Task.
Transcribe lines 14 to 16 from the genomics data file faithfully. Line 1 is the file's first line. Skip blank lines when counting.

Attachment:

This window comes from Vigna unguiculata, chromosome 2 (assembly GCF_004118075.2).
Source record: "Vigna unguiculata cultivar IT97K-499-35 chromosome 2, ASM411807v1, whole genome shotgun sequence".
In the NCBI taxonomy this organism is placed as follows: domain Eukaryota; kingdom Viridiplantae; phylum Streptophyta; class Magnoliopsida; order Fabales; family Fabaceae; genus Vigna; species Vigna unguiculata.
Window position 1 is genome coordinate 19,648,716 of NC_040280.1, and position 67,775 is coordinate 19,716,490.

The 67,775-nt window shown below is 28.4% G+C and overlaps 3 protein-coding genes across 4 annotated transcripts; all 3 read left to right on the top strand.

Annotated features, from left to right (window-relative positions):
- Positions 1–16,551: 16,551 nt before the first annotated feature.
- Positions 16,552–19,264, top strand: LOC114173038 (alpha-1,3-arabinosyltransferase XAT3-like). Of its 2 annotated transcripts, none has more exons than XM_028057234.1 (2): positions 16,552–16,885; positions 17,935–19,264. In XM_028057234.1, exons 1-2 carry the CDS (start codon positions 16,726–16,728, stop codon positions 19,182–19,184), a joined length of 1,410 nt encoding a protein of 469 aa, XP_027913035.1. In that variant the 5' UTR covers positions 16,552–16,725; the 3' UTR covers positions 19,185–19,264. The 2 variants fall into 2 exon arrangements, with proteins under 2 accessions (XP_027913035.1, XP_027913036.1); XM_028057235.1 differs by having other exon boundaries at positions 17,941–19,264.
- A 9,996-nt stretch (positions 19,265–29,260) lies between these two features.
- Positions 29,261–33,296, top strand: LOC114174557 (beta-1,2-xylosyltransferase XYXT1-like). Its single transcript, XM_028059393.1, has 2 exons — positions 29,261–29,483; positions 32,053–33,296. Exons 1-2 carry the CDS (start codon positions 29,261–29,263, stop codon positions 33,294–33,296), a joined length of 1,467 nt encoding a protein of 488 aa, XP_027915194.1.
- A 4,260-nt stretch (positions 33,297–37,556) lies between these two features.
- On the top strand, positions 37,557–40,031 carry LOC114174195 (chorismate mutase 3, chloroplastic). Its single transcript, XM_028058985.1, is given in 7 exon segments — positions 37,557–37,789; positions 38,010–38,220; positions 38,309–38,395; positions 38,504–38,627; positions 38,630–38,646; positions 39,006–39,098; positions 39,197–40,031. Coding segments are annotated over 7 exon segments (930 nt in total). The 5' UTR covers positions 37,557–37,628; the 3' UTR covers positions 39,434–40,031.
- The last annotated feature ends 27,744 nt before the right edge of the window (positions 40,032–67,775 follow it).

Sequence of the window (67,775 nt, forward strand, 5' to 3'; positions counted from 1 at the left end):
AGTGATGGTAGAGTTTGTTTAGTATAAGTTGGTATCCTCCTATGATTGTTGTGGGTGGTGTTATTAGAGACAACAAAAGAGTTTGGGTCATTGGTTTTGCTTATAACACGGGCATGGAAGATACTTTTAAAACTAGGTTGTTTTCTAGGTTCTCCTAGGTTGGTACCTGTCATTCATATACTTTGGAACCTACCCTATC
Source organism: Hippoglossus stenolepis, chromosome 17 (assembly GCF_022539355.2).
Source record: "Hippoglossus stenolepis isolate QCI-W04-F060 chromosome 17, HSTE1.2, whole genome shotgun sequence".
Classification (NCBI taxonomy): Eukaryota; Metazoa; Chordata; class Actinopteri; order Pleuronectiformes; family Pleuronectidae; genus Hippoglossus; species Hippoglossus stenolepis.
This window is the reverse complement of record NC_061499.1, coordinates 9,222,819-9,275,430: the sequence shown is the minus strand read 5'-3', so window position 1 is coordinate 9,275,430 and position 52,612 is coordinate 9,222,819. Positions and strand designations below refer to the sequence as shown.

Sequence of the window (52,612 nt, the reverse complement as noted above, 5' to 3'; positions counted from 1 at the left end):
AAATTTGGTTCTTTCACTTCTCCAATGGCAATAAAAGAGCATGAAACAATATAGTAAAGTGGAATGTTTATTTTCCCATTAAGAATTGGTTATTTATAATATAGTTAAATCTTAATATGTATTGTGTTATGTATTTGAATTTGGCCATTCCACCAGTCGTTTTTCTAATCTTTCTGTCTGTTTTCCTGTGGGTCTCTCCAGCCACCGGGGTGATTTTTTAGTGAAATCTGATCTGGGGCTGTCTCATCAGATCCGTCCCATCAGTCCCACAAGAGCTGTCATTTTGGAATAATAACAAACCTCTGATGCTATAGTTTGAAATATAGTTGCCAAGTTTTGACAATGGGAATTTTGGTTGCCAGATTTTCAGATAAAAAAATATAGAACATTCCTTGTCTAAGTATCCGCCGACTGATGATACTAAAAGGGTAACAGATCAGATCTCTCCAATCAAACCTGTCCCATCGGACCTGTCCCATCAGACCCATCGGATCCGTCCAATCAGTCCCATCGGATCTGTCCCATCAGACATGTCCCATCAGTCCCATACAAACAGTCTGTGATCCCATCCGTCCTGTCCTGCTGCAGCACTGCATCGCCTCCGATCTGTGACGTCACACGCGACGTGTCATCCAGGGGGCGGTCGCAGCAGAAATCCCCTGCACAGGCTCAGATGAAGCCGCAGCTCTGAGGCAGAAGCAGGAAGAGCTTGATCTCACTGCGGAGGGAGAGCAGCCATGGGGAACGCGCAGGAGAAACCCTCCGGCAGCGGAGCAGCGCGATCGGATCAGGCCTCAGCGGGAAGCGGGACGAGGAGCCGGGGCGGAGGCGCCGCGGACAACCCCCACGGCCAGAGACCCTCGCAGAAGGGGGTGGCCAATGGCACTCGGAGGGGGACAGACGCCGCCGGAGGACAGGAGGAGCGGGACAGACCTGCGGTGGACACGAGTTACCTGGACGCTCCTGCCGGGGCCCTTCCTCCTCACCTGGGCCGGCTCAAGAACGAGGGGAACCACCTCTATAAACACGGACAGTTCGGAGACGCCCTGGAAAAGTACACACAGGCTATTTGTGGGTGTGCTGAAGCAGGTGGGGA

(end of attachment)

Sequence of the window (67,775 nt, forward strand, 5' to 3'; positions counted from 1 at the left end):
AGTGATGGTAGAGTTTGTTTAGTATAAGTTGGTATCCTCCTATGATTGTTGTGGGTGGTGTTATTAGAGACAACAAAAGAGTTTGGGTCATTGGTTTTGCTTATAACACGGGCATGGAAGATACTTTTAAAACTAGGTTGTTTTCTAGGTTCTCCTAGGTTGGTACCTGTCATTCATATACTTTGGAACCTACCCTATC
Source organism: Hippoglossus stenolepis, chromosome 17 (assembly GCF_022539355.2).